This medical technology also enables Peterson's therapists to treat more complex conditions. Use of ACP therapies can improve muscle disuse atrophy, promote soft tissue healing through increased circulation and improve neuromuscular control in patients with orthopedic and neurological diagnoses.

Officials said Peterson Rehabilitation Hospital prides itself on accepting adult patients (18 or older) who have sustained injury in a motor vehicle accident or other type of accident, stroke, brain injury, spinal cord injury, major multiple trauma, amputation, joint replacement, neurological dysfunction and other complications that require an intense rehabilitation regimen.

Patients in need can be admitted directly from a physician's office if they are failing outpatient or home care therapies or if they are just not at their functional potential. Patients also may be referred by a social worker or discharge planner at the acute hospital.

Patients must have the potential to participate in a minimum of three hours of therapy a day to meet the requirements of the rehabilitation program.

Acuity Specialty Hospital-Bellaire

The village of Bellaire received a $4 million annual economic boost in 2010 when it was announced that Acuity Specialty Hospital-Bellaire has located on the second floor of Belmont Community Hospital.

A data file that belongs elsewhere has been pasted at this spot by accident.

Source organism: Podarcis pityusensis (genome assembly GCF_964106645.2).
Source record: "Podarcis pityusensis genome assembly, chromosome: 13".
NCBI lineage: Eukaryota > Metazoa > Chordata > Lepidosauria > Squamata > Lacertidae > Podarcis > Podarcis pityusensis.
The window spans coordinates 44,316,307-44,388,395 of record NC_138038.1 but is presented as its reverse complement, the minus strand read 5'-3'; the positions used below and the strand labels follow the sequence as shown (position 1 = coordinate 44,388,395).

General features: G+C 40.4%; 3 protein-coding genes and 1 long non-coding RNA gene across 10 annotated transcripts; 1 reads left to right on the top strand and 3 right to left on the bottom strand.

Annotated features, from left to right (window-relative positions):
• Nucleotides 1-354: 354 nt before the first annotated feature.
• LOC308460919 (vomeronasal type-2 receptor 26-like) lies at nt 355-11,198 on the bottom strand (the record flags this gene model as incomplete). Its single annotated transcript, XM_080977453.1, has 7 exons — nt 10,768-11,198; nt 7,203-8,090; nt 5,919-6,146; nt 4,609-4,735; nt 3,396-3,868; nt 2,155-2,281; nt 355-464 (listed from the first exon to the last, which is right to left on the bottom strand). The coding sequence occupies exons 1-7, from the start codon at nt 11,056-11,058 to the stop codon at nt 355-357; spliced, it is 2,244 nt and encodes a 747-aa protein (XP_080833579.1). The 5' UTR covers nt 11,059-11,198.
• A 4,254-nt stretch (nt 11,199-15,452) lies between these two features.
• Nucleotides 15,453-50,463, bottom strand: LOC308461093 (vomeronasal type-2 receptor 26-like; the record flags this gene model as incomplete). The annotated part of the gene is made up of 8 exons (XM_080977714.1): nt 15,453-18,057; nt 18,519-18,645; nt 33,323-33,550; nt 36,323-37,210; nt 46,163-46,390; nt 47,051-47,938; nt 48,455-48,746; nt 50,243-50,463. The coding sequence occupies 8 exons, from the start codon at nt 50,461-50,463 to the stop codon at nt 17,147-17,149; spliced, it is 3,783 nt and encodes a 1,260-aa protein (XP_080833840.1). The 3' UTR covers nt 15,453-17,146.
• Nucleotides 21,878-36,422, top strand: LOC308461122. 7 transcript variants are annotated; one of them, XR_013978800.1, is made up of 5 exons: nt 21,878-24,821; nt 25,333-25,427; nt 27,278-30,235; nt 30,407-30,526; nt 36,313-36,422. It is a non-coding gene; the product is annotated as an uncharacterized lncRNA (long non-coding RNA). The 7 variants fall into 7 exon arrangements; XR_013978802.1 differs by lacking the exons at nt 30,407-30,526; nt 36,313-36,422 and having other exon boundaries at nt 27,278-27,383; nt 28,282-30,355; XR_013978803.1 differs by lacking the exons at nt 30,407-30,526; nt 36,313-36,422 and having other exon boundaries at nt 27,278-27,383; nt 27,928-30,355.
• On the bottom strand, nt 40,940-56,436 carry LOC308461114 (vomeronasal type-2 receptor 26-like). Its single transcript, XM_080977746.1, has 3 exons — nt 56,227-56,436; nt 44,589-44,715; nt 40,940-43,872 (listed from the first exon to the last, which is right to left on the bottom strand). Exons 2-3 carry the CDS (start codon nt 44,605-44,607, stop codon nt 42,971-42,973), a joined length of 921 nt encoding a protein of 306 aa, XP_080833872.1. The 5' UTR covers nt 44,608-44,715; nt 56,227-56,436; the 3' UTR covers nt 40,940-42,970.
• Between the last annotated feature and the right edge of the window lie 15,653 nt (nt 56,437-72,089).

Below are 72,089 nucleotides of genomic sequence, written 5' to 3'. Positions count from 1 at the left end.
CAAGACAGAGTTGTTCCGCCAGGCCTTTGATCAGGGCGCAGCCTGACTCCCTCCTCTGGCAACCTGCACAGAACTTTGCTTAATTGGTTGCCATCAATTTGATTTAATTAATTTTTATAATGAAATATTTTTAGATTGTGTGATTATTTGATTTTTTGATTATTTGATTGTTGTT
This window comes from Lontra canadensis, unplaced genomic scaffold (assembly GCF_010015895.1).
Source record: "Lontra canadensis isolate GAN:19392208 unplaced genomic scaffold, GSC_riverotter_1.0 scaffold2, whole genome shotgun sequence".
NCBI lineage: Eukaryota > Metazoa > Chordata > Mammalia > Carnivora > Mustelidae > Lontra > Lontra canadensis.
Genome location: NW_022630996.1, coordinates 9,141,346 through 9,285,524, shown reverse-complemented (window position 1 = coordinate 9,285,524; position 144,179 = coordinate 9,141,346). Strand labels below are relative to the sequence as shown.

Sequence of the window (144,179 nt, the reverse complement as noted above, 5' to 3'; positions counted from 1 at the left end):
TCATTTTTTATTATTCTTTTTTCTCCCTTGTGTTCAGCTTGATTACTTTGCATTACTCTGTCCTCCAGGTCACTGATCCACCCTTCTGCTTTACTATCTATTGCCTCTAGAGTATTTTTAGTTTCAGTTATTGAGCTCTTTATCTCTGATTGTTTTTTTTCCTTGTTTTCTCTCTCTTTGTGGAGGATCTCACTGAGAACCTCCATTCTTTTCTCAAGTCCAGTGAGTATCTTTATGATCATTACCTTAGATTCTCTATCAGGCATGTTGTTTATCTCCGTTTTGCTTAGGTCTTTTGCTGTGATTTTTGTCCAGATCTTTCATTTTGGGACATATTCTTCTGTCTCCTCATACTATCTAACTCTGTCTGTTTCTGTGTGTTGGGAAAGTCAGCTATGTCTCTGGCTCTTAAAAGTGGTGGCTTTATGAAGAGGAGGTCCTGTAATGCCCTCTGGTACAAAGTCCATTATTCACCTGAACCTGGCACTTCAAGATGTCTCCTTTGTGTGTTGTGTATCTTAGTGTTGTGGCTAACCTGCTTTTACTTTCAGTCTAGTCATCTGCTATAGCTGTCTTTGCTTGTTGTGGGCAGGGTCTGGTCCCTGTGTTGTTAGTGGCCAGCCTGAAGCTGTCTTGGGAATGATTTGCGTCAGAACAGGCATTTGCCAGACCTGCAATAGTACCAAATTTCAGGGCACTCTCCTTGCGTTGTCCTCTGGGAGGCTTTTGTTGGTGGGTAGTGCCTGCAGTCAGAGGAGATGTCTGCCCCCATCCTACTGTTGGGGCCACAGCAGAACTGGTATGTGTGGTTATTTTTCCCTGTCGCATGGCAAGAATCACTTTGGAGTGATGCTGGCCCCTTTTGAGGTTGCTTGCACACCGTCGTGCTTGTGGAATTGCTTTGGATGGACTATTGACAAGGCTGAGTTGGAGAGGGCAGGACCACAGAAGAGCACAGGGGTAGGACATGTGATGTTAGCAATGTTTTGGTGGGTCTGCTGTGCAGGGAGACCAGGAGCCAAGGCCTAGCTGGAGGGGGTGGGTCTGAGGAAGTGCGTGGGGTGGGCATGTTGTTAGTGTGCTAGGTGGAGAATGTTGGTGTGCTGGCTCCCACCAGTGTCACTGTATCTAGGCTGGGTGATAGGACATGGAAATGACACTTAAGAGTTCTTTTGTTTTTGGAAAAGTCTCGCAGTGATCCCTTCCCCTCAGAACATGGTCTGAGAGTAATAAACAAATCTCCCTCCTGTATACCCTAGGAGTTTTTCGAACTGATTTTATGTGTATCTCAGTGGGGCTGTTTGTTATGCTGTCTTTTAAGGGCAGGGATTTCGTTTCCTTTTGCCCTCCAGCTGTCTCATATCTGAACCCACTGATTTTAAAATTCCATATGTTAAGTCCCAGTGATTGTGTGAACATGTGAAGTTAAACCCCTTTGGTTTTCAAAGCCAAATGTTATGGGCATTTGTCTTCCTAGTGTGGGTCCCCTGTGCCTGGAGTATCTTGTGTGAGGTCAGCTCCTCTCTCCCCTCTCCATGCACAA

The issue of Belmont Community Hospital's future has been in question over the past several years. Wheeling Hospital officials said the addition of Acuity means Belmont will be able to grow - and there could be more growth in the future.

Acuity has brought about 75 new jobs to the area. Belmont Community Hospital also invested $1.2 million into renovations in anticipation of the move.

Ronald L. Violi, chief executive officer for Wheeling Hospital, has indicated that Wheeling Hospital intends to put more emphasis on its Bellaire operations.

"Our intention is to bring more of the same to Belmont Community Hospital," he said during the 2010 Acuity announcement. "We're looking to put more services and money into the hospital, and this is long overdue. There hasn't been any money put into the hospital for years and years.

"At one time, this was a busy hospital. But people didn't devote the resources to the hospital that they should have."

Acuity Specialty Hospital-Bellaire is owned and operated by Acuity Specialty Hospitals-Ohio Valley.

The long-term care facility accepts patients with complex medical problems that require intensive, specialized care for extended periods of time - typically 20 to 30 days, according to hospital officials.

In addition to paying rental fees to Belmont Community Hospital, Acuity will purchase therapy, laboratory, imaging, surgery, pharmacy, dietary, housekeeping and maintenance services from the hospital.

About 2 percent of patients admitted to hospitals need extended care. Acuity works in collaboration with facilities such as Wheeling Hospital to move those patients to long-term care once their condition has stabilized.